washingtonpost.com  > Print Edition > Style

LIFE IS SHORT | Autobiography as Haiku

Sunday, April 24, 2005; Page D01

There are two kinds of people in the world: those who regard themselves too highly and those who don't think of themselves highly enough. For an extreme variation of the latter, the road to redemption ends impossibly with perfection in all things. The perfectionist's pursuits may open any number of doors in life but always present the same conundrum: Would you want to be a member of a club that would have you as a member? Somehow the truly great seem to find their proper place. The rest of us spend our lives knocking on doors, searching for a home.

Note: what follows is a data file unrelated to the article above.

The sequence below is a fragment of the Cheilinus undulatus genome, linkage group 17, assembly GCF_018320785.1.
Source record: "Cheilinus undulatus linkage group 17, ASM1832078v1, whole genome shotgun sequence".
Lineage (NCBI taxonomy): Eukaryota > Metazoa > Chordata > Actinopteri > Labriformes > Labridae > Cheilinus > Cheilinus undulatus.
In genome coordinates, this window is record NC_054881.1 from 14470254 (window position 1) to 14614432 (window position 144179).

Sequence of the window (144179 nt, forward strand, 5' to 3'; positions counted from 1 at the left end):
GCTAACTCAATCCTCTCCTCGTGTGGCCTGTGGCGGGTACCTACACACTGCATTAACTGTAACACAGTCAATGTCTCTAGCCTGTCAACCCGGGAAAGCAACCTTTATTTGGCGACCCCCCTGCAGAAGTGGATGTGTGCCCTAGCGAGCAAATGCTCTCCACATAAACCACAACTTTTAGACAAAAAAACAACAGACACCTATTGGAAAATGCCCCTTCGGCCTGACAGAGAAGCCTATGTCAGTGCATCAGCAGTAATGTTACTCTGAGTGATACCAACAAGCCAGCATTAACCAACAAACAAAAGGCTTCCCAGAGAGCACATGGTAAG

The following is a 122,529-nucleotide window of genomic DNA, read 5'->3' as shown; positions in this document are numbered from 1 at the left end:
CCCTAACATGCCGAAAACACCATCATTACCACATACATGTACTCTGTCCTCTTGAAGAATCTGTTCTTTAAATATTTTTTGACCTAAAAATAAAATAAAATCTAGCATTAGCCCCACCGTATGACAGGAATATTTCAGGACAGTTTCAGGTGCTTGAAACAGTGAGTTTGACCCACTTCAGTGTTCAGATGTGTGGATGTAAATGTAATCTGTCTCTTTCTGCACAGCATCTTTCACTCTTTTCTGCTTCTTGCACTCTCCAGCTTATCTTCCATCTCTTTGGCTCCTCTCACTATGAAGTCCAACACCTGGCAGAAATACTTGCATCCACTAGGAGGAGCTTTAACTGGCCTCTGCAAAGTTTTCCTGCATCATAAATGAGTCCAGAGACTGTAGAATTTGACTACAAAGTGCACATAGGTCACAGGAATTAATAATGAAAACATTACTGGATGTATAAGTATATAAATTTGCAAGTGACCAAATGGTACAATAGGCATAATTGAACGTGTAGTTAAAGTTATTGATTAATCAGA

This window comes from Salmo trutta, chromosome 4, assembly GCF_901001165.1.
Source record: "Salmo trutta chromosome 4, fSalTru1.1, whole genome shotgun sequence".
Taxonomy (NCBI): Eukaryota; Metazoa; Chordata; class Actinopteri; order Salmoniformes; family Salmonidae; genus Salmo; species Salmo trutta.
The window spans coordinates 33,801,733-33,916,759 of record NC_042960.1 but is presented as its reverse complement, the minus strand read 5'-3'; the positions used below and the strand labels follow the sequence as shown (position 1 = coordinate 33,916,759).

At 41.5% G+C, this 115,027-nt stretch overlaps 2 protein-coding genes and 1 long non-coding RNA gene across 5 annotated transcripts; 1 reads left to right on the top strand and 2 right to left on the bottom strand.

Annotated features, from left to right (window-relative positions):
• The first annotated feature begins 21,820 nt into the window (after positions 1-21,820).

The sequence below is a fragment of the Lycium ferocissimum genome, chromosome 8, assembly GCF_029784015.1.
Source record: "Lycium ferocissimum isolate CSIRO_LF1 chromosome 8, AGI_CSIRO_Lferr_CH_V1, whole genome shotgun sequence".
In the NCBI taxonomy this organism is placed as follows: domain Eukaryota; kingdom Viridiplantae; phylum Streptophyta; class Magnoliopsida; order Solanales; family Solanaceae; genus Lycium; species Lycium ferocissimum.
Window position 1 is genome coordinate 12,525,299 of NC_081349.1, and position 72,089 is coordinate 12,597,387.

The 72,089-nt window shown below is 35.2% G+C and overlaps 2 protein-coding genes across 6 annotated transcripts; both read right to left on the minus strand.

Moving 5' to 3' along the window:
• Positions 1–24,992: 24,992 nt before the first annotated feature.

Neil Stylinski

Janis Johnston, Arlington. (Rebecca D'Angelo For The Washington Post)

Lavale, Md.

In a busy parking lot I search for a place to park the minivan. My 4-year-old spies an opening and, in appreciation of her helpfulness, I say, "Annabelle, you're a star!" Two-year-old Alex then points to himself and declares, "And I'm the moon!" "Yes, you are," I tell him. "You're the moon."

A few weeks ago I was explaining to the children about our relationship to each other. "Annabelle is my daughter, and Alex, you are my son." "No, Mommy," Alex rather emphatically reminds me, "I'm the moon!" Now here's a boy who knows his place in the universe.

Janis Johnston


Find a way to give insight into your life in under 100 words. Authors of selected entries will be notified and paid $100. Send text (accompanied by a home phone number) via e-mail (lifeisshort@washpost.com), fax (202-334-5587) or mail (Style, Life Is Short, 1150 15th St. NW, Washington, D.C. 20071).

© 2005 The Washington Post Company